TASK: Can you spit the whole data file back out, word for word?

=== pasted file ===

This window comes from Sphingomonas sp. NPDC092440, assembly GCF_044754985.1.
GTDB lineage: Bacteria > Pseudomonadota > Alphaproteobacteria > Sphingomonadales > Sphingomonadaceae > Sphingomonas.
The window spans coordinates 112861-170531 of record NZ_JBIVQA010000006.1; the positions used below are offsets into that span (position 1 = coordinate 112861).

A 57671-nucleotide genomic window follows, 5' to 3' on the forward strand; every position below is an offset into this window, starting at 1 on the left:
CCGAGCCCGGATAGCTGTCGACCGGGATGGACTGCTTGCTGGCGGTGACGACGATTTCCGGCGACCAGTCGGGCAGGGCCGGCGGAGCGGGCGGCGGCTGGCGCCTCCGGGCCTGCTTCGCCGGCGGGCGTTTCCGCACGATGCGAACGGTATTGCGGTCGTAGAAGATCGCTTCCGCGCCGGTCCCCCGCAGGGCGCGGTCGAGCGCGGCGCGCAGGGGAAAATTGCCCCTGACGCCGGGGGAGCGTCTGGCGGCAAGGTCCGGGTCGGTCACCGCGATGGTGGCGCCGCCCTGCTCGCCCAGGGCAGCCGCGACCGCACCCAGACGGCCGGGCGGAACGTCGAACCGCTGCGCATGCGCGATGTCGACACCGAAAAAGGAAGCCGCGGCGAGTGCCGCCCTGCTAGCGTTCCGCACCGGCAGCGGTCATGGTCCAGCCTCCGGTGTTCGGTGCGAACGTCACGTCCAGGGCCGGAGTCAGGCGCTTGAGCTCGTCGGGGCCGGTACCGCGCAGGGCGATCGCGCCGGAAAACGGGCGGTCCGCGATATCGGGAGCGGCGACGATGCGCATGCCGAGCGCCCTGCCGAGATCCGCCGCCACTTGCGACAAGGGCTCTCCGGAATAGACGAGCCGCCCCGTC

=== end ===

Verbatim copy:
This window comes from Sphingomonas sp. NPDC092440, assembly GCF_044754985.1.
GTDB lineage: Bacteria > Pseudomonadota > Alphaproteobacteria > Sphingomonadales > Sphingomonadaceae > Sphingomonas.
The window spans coordinates 112861-170531 of record NZ_JBIVQA010000006.1; the positions used below are offsets into that span (position 1 = coordinate 112861).

A 57671-nucleotide genomic window follows, 5' to 3' on the forward strand; every position below is an offset into this window, starting at 1 on the left:
CCGAGCCCGGATAGCTGTCGACCGGGATGGACTGCTTGCTGGCGGTGACGACGATTTCCGGCGACCAGTCGGGCAGGGCCGGCGGAGCGGGCGGCGGCTGGCGCCTCCGGGCCTGCTTCGCCGGCGGGCGTTTCCGCACGATGCGAACGGTATTGCGGTCGTAGAAGATCGCTTCCGCGCCGGTCCCCCGCAGGGCGCGGTCGAGCGCGGCGCGCAGGGGAAAATTGCCCCTGACGCCGGGGGAGCGTCTGGCGGCAAGGTCCGGGTCGGTCACCGCGATGGTGGCGCCGCCCTGCTCGCCCAGGGCAGCCGCGACCGCACCCAGACGGCCGGGCGGAACGTCGAACCGCTGCGCATGCGCGATGTCGACACCGAAAAAGGAAGCCGCGGCGAGTGCCGCCCTGCTAGCGTTCCGCACCGGCAGCGGTCATGGTCCAGCCTCCGGTGTTCGGTGCGAACGTCACGTCCAGGGCCGGAGTCAGGCGCTTGAGCTCGTCGGGGCCGGTACCGCGCAGGGCGATCGCGCCGGAAAACGGGCGGTCCGCGATATCGGGAGCGGCGACGATGCGCATGCCGAGCGCCCTGCCGAGATCCGCCGCCACTTGCGACAAGGGCTCTCCGGAATAGACGAGCCGCCCCGTC